18. Bart B.

    Bart B.

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    Yes. If the load causes the bullet's trajectories cross at about 200 yards.

    If you use ballistic software plotting 2 trajectories to zero at 200 yards with a 25 fps muzzle velocity spread, note the trajectory height above LOS at 100 yards for each velocity.

    Some people put tuning weights on barrels near the muzzle then move them tuning the muzzle axis vibration frequency so bullets leave at the right LOF angles on the upswing.

    This site explains how it works:

    https://www.varmintal.com/aeste.htm
     
    Last edited: Sep 21, 2019
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  19. Nick Caprinolo

    Nick Caprinolo Gold $$ Contributor

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    There is a reason we strive to have each cartridge loaded with the exact same brass, primer, bullet and powder. Many will separate each component according to weight and measure their powder to the tiniest degree possible. In an ideal world, doing this will give you the same velocity. It stands to reason, that if your velocity varies, point of impact will vary. Think slo pitch softball as opposed to a 95 MPH fastball.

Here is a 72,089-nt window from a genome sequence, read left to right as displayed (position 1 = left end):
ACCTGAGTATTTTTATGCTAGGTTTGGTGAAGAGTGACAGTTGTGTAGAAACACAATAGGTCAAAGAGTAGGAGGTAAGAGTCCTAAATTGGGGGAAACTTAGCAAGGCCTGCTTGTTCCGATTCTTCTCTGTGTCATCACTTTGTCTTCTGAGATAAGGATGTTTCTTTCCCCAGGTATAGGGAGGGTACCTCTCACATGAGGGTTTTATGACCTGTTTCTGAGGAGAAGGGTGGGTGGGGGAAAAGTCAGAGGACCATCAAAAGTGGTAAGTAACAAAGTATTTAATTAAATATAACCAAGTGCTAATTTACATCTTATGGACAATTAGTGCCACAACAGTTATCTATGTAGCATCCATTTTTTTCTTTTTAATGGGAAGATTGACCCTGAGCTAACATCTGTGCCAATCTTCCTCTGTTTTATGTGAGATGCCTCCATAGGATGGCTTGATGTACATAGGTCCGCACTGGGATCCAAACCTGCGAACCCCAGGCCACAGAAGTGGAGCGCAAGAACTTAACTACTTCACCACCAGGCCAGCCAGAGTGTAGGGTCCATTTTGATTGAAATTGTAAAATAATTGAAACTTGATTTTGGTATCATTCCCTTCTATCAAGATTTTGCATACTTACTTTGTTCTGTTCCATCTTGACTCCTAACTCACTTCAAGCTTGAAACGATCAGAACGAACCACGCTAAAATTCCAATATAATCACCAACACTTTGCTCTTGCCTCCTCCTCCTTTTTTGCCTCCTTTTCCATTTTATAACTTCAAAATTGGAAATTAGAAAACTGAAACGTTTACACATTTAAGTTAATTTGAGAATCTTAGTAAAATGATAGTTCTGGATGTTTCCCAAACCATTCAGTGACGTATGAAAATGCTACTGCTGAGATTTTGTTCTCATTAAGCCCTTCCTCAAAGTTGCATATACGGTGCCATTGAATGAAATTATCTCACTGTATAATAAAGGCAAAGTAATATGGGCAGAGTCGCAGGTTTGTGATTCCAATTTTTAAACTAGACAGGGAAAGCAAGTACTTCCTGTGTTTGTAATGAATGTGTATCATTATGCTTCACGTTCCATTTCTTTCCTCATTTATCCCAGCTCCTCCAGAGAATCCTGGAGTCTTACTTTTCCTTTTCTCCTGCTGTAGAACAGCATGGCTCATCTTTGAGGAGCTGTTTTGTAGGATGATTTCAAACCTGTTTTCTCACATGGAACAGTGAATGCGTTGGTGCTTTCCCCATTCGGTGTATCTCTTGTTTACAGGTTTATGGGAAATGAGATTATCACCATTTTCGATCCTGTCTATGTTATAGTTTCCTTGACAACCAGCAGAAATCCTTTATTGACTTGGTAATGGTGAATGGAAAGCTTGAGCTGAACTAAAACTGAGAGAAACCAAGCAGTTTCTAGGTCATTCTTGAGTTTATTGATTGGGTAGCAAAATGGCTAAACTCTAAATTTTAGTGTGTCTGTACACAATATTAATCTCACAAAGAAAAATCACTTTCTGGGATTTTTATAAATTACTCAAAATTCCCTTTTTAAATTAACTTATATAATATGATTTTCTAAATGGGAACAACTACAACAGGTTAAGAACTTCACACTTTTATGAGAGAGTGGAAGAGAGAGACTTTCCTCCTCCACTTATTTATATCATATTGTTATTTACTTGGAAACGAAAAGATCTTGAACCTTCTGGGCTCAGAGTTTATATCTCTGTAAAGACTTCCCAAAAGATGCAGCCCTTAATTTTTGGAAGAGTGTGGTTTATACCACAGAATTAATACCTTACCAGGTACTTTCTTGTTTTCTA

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  20. golong

    golong

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    I think I understand what you are trying to say, but it is an oversimplification. Two paths (fast, high BC, low angle - aka fast ball vs. not so fast, okay BC, high angle - aka slow pitch) can hit the same point of impact. The consistency with which each of those paths can be repeated is what I believe you were talking about.